V: Okay.

J: I mentor people who either want to get into UX or they already are learning UX but they need a clear next step in their career or in their portfolio and I also help people who are already practicing UX how to get to the next level. So I basically help these three different types of people in different places of their career.

V: Okay. And how does that work? So they contact you and then […]

J: Yeah so they contact me I have a website set up where people can read about what the mentorship program is about, how I work, social proof of course and then they will out the form for me to understand what have been the experiences so far like why are they getting to UX and what is their goal and what they are looking to get out of a mentorship. Then I select the mentees based on whom I think I could be a good mentor for ‘cause sometimes people have different mentoring styles and it actually does take time to find a mentee that’s working well with your style. And then so after a mentee is selected I have a strategy call with each mentee. I try to understand more in detail about their career goals and understand where they are right now and where they want to get to. Some people have very ambitious goals like they want to get into UX consultancy and they already have their dream companies and roles in mind. Then I lay out like a plan for them like okay right now you are here your long term goal is here in the middle there are these steps so we have to get through one by one and most of the time it involves improving their portfolio to speak to an employer or also working on self initiated projects to improve their experience and a lot of times it also involves practicing interviews, design exercises, resumes writing, cover letter writing and yeah all of the things that can help a person advance in their career.

V: Fantastic. Wow. That’s really good. Really good. Really more people should do that. I mean I guess it really helps.

J: Yeah and especially like happy when people have come back to me and tell me that they got a dream role that they were looking for or they got their first freelance clients. Aside from all the career things that I do I also help people get more familiar and practice like remote work and also freelancing. I have helped mentees who actually just graduate out of general assembly like help her with her fulltime job and freelance job. So they are actually doing a lot of things. Kind of like mimicking what I do basically but I think it is wonderful.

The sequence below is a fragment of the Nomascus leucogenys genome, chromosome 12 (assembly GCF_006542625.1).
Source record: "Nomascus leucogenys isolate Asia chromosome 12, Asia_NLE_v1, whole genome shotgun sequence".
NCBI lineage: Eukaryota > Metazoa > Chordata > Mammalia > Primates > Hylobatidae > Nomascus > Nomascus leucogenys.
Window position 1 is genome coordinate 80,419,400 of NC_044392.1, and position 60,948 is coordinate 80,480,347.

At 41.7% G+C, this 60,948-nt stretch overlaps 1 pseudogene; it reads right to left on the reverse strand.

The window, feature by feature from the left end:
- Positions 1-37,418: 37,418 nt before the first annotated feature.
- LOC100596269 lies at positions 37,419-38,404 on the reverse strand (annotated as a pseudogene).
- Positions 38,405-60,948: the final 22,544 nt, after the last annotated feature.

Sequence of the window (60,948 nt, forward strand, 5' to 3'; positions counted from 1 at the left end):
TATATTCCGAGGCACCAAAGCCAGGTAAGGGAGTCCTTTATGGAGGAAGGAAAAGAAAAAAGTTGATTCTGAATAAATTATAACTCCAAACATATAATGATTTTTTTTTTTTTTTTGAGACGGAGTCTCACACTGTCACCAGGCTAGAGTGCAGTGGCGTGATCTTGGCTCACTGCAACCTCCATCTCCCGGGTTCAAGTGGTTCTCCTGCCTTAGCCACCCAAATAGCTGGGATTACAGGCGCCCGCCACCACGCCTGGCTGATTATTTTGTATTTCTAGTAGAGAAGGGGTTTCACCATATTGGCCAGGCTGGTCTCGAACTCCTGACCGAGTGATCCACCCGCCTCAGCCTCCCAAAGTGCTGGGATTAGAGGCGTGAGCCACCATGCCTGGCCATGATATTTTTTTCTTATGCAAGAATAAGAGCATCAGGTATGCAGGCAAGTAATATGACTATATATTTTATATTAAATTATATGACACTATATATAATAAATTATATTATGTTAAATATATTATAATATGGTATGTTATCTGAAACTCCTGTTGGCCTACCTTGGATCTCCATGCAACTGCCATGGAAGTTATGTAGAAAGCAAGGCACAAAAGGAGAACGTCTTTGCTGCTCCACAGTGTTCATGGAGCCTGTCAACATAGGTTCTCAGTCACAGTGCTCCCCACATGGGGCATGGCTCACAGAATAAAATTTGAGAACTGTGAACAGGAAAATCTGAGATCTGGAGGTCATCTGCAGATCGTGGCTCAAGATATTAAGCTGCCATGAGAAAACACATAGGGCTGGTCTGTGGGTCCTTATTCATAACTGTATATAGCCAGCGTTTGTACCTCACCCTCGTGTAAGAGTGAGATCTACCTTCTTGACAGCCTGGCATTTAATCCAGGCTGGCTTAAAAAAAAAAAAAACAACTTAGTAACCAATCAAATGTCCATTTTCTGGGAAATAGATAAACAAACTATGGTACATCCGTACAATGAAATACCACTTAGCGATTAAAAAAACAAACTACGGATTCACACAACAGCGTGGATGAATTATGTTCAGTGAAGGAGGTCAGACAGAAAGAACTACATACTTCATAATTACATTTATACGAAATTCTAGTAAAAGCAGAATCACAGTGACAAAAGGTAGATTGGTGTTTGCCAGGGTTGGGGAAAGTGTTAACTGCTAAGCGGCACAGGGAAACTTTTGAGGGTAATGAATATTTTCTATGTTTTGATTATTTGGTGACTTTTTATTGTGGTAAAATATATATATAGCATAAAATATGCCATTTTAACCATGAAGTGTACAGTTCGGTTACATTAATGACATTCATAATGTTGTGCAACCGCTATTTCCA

V: Okay really good. Wow. Well thank you very much again for this wonderful conversation.

J: Yeah likewise thank you so much.

V: This was episode number 64 of The Good, The Bad, and The Interesting with Vasilis van Gemert (that’s me) and Jenny Shen. If you feel the urge to give any feedback you are more than welcome. If you want to get in contact with Jenny you can find her contact details on her website. And you can send me an email via vasilis at Or, if your feedback fits in a tweet you can find me on twitter via @vasilis. Another thing you can do is helping me pay the bills for the transcripts of this podcast. These transcripts are necessary for those of us who can’t, or don't want to listen. They’re handy for robots or people who want to analyse the contents of these conversations as well. Support can be done in many ways, and they all make me very happy. You can find all options on, patreon, direct money transfer or a virtual cup of coffee. A steadily growing list of wonderful people are donating regularly, like Paul van Buuren, Job, and my employer CMD in Amsterdam.

I have no idea when the next episode is going to be recorded and with whom it will be. I am a bit busy with other things at the moment. It could take a while. I hope you don’t mind too much.

This transcript was funded with the generous help of CMD Amsterdam, Job, Paul van Buuren, Michael Hastrich, Peet Sneekes, and Peter van Grieken. If you want to you can help as well by donating a (small) amount.